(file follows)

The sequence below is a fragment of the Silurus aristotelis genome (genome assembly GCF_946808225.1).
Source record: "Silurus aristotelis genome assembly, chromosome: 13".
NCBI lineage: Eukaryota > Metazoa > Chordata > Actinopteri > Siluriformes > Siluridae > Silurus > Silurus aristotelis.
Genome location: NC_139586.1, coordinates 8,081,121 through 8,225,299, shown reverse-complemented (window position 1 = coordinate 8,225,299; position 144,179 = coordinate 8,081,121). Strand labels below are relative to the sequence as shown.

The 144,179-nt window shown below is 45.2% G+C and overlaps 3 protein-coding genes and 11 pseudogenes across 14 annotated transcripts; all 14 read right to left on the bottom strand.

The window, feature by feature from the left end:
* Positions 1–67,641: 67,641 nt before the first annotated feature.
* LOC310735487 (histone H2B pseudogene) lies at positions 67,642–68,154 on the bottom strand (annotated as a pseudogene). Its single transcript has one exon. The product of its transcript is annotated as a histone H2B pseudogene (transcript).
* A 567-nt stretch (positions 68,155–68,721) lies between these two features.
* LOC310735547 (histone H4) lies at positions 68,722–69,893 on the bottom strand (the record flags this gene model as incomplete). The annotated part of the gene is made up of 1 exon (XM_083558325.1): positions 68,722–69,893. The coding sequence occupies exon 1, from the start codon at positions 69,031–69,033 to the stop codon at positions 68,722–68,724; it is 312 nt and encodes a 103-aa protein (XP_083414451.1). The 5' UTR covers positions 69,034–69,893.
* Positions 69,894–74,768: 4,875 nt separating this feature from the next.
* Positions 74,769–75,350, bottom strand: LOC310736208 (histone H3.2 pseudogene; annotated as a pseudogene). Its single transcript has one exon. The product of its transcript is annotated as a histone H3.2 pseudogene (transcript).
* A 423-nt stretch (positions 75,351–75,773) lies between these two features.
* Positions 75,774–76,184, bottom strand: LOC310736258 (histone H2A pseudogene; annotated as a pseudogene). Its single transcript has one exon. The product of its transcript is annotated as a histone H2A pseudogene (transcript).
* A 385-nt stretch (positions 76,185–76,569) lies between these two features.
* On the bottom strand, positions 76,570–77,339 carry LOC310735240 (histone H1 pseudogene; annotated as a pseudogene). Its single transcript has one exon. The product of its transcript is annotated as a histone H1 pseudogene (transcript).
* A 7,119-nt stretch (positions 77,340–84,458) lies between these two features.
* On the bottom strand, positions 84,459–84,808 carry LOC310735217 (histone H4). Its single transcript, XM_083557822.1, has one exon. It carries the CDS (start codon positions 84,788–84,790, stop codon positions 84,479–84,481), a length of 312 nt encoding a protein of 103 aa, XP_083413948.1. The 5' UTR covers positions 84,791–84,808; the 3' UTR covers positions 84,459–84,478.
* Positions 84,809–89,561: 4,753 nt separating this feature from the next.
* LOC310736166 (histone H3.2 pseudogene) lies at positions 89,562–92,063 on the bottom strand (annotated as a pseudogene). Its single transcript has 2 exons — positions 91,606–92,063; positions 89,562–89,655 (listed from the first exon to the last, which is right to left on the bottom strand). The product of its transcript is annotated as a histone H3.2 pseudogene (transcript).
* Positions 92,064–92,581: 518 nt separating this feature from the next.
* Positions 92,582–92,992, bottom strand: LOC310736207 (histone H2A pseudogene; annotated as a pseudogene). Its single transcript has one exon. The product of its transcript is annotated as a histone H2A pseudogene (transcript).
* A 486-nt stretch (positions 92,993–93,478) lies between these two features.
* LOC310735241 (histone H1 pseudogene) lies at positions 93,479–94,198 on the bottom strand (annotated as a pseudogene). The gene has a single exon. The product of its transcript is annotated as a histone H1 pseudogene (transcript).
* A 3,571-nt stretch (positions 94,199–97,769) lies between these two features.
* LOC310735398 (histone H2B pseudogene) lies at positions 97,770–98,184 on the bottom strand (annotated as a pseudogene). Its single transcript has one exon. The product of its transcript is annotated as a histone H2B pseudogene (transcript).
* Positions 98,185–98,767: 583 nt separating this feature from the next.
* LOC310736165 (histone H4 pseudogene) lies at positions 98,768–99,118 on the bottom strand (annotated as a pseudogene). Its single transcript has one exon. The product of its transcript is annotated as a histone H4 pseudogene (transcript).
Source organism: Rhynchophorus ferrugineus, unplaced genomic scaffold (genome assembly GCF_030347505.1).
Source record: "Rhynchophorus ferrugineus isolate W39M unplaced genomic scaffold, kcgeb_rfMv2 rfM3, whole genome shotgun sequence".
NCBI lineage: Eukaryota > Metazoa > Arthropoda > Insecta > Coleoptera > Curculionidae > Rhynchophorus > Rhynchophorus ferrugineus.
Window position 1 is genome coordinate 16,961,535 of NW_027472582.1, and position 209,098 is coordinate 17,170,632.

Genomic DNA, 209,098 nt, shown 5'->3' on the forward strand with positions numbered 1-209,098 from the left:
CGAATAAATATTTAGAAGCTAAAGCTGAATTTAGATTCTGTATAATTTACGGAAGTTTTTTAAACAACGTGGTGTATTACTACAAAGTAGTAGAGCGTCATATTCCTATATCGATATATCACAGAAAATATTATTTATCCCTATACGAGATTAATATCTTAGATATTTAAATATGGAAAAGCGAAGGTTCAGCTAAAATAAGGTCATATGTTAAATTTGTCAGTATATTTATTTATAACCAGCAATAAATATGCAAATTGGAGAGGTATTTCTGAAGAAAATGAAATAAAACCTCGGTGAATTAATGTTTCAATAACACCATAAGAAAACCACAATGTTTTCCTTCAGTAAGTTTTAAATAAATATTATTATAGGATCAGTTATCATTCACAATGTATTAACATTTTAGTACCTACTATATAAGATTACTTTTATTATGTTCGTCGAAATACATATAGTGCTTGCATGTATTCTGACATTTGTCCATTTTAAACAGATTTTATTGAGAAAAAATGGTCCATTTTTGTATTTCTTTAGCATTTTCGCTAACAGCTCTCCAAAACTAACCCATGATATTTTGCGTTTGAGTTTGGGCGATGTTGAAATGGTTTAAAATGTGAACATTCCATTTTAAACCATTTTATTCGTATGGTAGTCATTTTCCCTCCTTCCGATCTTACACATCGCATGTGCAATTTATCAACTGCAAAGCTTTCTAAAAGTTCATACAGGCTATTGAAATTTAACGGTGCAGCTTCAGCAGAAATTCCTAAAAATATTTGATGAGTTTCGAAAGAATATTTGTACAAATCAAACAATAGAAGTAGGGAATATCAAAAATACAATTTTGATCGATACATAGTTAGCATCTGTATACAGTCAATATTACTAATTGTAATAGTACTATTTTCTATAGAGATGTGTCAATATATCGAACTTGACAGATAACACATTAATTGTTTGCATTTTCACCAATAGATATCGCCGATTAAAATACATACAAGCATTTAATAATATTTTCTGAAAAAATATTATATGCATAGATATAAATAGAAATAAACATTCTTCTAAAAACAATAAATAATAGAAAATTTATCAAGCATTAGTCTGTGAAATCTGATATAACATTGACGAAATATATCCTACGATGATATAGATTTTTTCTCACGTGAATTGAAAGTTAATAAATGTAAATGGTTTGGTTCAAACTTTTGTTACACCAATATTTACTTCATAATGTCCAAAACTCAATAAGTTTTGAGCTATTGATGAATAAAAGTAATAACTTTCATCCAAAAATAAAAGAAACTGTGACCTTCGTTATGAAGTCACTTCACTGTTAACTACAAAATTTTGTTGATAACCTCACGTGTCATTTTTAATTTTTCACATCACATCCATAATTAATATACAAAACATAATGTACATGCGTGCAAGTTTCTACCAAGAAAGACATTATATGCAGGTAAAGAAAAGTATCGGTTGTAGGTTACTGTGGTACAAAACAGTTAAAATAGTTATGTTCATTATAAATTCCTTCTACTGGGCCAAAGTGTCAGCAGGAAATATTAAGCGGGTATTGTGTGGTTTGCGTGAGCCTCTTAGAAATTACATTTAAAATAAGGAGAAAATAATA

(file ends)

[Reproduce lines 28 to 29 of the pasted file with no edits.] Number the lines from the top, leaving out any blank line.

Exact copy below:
* LOC310736165 (histone H4 pseudogene) lies at positions 98,768–99,118 on the bottom strand (annotated as a pseudogene). Its single transcript has one exon. The product of its transcript is annotated as a histone H4 pseudogene (transcript).
Source organism: Rhynchophorus ferrugineus, unplaced genomic scaffold (genome assembly GCF_030347505.1).